Plaintiffs argued that the Board failed to disclose that Advanced made a written proposal for $35.00 to $36.00 per share (compared the $34.00 per share that Apollo ultimately paid in the merger) and that the board refused to consider a request by Advanced for extra time to submit a proposal.  Plaintiffs further argued that, because of such omissions, they were mislead by information that the board disclosed about Advanced’s bid, including “references to defined terms within the Merger Agreement that place the potential proposal in context[.]”  Despite Plaintiffs’ arguments, the court found that the Board’s omissions did not render its disclosures regarding Advanced’s bid materially misleading.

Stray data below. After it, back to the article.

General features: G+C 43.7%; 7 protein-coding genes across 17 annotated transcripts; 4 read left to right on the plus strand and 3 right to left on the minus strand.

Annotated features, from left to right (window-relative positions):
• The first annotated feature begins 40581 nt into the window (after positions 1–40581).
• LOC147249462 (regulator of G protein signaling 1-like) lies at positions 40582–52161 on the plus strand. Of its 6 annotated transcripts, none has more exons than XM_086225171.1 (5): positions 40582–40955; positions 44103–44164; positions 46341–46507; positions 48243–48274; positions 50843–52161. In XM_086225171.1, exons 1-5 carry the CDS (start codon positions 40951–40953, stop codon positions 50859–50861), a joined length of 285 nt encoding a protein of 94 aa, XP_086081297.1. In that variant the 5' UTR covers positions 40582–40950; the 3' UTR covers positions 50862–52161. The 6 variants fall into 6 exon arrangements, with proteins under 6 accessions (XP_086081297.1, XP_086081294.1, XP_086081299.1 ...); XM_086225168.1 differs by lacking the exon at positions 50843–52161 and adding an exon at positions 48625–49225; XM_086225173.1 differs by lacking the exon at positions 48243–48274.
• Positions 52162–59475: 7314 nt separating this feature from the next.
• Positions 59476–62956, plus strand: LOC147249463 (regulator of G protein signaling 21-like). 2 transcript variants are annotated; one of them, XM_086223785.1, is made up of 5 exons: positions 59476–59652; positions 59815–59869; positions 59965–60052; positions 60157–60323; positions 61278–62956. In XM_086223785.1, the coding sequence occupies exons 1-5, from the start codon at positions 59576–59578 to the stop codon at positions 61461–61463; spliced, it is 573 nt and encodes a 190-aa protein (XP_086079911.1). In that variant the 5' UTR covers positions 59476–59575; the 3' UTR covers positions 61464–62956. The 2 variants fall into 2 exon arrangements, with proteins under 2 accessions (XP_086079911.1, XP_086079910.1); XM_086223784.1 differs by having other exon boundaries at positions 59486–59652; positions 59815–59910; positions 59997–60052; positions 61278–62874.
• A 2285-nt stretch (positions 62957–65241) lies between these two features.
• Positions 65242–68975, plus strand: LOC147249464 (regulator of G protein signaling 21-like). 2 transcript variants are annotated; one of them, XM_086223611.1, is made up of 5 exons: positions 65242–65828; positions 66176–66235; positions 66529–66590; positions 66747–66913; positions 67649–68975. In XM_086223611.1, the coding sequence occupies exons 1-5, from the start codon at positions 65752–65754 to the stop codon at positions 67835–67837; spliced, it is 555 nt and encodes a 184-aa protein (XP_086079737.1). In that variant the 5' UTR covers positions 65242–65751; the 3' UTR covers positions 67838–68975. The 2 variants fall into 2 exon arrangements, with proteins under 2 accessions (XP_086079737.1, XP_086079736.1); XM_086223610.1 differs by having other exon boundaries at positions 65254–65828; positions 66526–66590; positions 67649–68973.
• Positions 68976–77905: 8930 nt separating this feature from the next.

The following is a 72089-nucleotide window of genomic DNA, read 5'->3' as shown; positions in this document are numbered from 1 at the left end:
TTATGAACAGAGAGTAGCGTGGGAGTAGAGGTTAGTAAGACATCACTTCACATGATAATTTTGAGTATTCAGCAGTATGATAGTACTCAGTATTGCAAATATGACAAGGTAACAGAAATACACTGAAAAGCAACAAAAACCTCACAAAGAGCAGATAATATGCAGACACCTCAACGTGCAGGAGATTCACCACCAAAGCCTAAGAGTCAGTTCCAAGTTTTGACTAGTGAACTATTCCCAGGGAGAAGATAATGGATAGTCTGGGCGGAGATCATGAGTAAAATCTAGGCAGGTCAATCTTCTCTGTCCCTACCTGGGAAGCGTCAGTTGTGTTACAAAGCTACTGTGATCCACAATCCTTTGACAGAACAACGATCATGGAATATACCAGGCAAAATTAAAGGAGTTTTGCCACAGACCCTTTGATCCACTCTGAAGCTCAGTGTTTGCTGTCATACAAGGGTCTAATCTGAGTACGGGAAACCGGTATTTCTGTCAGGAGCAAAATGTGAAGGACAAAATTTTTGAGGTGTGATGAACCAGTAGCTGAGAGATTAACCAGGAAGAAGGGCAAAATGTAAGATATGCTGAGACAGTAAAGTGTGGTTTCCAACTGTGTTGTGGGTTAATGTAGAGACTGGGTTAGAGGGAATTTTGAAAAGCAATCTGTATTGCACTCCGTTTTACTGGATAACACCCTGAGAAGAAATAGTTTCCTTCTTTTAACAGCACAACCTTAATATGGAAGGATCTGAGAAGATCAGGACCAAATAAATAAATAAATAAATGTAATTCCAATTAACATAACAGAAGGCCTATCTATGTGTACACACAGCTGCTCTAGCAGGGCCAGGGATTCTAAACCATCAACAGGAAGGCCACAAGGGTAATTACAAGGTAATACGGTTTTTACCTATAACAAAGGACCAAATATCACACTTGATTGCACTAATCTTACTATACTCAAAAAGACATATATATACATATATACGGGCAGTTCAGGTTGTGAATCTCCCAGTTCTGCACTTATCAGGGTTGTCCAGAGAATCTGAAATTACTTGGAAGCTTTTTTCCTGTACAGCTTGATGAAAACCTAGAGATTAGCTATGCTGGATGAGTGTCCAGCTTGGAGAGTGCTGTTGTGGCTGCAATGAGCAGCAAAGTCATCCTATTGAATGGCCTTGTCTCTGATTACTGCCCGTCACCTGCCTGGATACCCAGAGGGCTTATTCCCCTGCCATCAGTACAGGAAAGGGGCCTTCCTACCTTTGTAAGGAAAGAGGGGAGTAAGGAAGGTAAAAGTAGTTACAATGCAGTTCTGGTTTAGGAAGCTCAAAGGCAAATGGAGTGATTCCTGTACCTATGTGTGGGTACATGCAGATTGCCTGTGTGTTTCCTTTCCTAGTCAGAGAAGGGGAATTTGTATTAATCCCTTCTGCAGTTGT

Plaintiffs also argued that the stockholder vote was tainted by the Board’s non-disclosure of one of its members’ alleged conflicts of interests.  Steven Demetriou, a member of the Company’s Board, was also the chairman and CEO of a company partially owned by Apollo, and had lunch with an Apollo employee during the sales process.  In assessing Plaintiffs’ claims the court noted that Plaintiffs must, “allege facts from which the Court may reasonably infer that ‘there is a substantial likelihood that a reasonable shareholder would consider [the omission] important in deciding how to vote.’”  The court found that the Board’s failure to disclose Demetriou’s relationship with Apollo did not inhibit a fully informed stockholder vote and was not materially relevant to stockholders during the sales process.  Specifically, the court noted that Plaintiffs’ did not allege that Apollo influenced Demetriou or that Demetriou influenced any other Board members.  That court found that, notwithstanding his relationship with Apollo, Demetriou did not engage in interested dealings about which the stockholders ought to have been informed.